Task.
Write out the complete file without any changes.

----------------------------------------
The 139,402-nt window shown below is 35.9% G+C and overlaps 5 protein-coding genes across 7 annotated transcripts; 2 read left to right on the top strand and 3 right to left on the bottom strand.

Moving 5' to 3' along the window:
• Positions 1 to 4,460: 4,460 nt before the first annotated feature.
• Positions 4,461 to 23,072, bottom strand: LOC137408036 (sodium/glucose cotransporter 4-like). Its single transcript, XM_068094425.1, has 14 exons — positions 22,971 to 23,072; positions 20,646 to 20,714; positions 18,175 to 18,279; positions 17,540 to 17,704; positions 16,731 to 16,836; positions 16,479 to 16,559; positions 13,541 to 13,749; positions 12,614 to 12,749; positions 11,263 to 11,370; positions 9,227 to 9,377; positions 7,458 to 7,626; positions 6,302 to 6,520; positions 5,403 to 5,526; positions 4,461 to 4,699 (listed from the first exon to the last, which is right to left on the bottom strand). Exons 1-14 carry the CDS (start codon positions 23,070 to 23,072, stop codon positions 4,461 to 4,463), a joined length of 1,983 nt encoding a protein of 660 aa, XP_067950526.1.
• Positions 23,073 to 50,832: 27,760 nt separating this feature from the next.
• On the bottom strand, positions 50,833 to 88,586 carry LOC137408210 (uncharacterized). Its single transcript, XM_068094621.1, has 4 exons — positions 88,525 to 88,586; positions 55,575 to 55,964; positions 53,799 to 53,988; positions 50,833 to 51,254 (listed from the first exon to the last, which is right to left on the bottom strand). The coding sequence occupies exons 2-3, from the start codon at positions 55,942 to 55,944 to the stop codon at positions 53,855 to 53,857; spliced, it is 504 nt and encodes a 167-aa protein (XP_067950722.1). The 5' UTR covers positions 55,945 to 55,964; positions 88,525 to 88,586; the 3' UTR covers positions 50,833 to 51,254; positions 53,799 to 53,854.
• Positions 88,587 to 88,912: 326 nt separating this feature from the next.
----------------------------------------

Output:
The 139,402-nt window shown below is 35.9% G+C and overlaps 5 protein-coding genes across 7 annotated transcripts; 2 read left to right on the top strand and 3 right to left on the bottom strand.

Moving 5' to 3' along the window:
• Positions 1 to 4,460: 4,460 nt before the first annotated feature.
• Positions 4,461 to 23,072, bottom strand: LOC137408036 (sodium/glucose cotransporter 4-like). Its single transcript, XM_068094425.1, has 14 exons — positions 22,971 to 23,072; positions 20,646 to 20,714; positions 18,175 to 18,279; positions 17,540 to 17,704; positions 16,731 to 16,836; positions 16,479 to 16,559; positions 13,541 to 13,749; positions 12,614 to 12,749; positions 11,263 to 11,370; positions 9,227 to 9,377; positions 7,458 to 7,626; positions 6,302 to 6,520; positions 5,403 to 5,526; positions 4,461 to 4,699 (listed from the first exon to the last, which is right to left on the bottom strand). Exons 1-14 carry the CDS (start codon positions 23,070 to 23,072, stop codon positions 4,461 to 4,463), a joined length of 1,983 nt encoding a protein of 660 aa, XP_067950526.1.
• Positions 23,073 to 50,832: 27,760 nt separating this feature from the next.
• On the bottom strand, positions 50,833 to 88,586 carry LOC137408210 (uncharacterized). Its single transcript, XM_068094621.1, has 4 exons — positions 88,525 to 88,586; positions 55,575 to 55,964; positions 53,799 to 53,988; positions 50,833 to 51,254 (listed from the first exon to the last, which is right to left on the bottom strand). The coding sequence occupies exons 2-3, from the start codon at positions 55,942 to 55,944 to the stop codon at positions 53,855 to 53,857; spliced, it is 504 nt and encodes a 167-aa protein (XP_067950722.1). The 5' UTR covers positions 55,945 to 55,964; positions 88,525 to 88,586; the 3' UTR covers positions 50,833 to 51,254; positions 53,799 to 53,854.
• Positions 88,587 to 88,912: 326 nt separating this feature from the next.